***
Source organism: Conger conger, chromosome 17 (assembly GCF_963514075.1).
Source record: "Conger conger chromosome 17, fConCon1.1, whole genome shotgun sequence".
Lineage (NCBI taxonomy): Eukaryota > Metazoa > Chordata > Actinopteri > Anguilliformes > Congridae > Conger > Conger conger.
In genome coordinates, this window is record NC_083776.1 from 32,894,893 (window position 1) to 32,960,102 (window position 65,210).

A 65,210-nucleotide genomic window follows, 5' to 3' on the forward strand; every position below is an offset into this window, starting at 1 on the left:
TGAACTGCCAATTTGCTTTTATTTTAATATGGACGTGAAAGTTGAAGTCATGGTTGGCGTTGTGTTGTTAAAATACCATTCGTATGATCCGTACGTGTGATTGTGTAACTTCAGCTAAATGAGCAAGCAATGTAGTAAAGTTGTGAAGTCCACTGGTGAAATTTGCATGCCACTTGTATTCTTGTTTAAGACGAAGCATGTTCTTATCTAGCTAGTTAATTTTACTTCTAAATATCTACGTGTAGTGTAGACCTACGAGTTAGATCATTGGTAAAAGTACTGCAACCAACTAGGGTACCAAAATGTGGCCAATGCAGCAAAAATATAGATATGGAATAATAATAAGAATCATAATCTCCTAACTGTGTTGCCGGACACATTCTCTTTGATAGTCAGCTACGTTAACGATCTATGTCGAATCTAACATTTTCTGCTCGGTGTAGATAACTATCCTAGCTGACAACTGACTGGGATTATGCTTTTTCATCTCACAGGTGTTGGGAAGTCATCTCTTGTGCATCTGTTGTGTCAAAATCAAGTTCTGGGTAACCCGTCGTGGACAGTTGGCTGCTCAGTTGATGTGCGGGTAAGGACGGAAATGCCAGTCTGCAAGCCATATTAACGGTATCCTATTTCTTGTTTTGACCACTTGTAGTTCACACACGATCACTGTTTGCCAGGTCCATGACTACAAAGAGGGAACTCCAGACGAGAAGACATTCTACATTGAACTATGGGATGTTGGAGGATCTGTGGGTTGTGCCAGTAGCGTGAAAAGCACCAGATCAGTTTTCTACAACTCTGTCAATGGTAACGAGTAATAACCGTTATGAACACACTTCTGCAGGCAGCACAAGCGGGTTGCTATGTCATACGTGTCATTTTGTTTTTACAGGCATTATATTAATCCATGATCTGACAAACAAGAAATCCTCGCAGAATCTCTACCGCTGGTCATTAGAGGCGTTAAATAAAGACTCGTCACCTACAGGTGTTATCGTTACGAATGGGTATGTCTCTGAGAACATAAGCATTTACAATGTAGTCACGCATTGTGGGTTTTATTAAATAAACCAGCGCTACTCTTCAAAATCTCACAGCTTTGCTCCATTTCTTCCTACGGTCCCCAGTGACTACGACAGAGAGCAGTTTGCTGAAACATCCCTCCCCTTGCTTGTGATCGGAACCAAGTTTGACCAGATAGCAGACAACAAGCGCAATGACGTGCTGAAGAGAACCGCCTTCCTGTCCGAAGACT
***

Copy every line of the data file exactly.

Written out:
Source organism: Conger conger, chromosome 17 (assembly GCF_963514075.1).
Source record: "Conger conger chromosome 17, fConCon1.1, whole genome shotgun sequence".
Lineage (NCBI taxonomy): Eukaryota > Metazoa > Chordata > Actinopteri > Anguilliformes > Congridae > Conger > Conger conger.
In genome coordinates, this window is record NC_083776.1 from 32,894,893 (window position 1) to 32,960,102 (window position 65,210).

A 65,210-nucleotide genomic window follows, 5' to 3' on the forward strand; every position below is an offset into this window, starting at 1 on the left:
TGAACTGCCAATTTGCTTTTATTTTAATATGGACGTGAAAGTTGAAGTCATGGTTGGCGTTGTGTTGTTAAAATACCATTCGTATGATCCGTACGTGTGATTGTGTAACTTCAGCTAAATGAGCAAGCAATGTAGTAAAGTTGTGAAGTCCACTGGTGAAATTTGCATGCCACTTGTATTCTTGTTTAAGACGAAGCATGTTCTTATCTAGCTAGTTAATTTTACTTCTAAATATCTACGTGTAGTGTAGACCTACGAGTTAGATCATTGGTAAAAGTACTGCAACCAACTAGGGTACCAAAATGTGGCCAATGCAGCAAAAATATAGATATGGAATAATAATAAGAATCATAATCTCCTAACTGTGTTGCCGGACACATTCTCTTTGATAGTCAGCTACGTTAACGATCTATGTCGAATCTAACATTTTCTGCTCGGTGTAGATAACTATCCTAGCTGACAACTGACTGGGATTATGCTTTTTCATCTCACAGGTGTTGGGAAGTCATCTCTTGTGCATCTGTTGTGTCAAAATCAAGTTCTGGGTAACCCGTCGTGGACAGTTGGCTGCTCAGTTGATGTGCGGGTAAGGACGGAAATGCCAGTCTGCAAGCCATATTAACGGTATCCTATTTCTTGTTTTGACCACTTGTAGTTCACACACGATCACTGTTTGCCAGGTCCATGACTACAAAGAGGGAACTCCAGACGAGAAGACATTCTACATTGAACTATGGGATGTTGGAGGATCTGTGGGTTGTGCCAGTAGCGTGAAAAGCACCAGATCAGTTTTCTACAACTCTGTCAATGGTAACGAGTAATAACCGTTATGAACACACTTCTGCAGGCAGCACAAGCGGGTTGCTATGTCATACGTGTCATTTTGTTTTTACAGGCATTATATTAATCCATGATCTGACAAACAAGAAATCCTCGCAGAATCTCTACCGCTGGTCATTAGAGGCGTTAAATAAAGACTCGTCACCTACAGGTGTTATCGTTACGAATGGGTATGTCTCTGAGAACATAAGCATTTACAATGTAGTCACGCATTGTGGGTTTTATTAAATAAACCAGCGCTACTCTTCAAAATCTCACAGCTTTGCTCCATTTCTTCCTACGGTCCCCAGTGACTACGACAGAGAGCAGTTTGCTGAAACATCCCTCCCCTTGCTTGTGATCGGAACCAAGTTTGACCAGATAGCAGACAACAAGCGCAATGACGTGCTGAAGAGAACCGCCTTCCTGTCCGAAGACT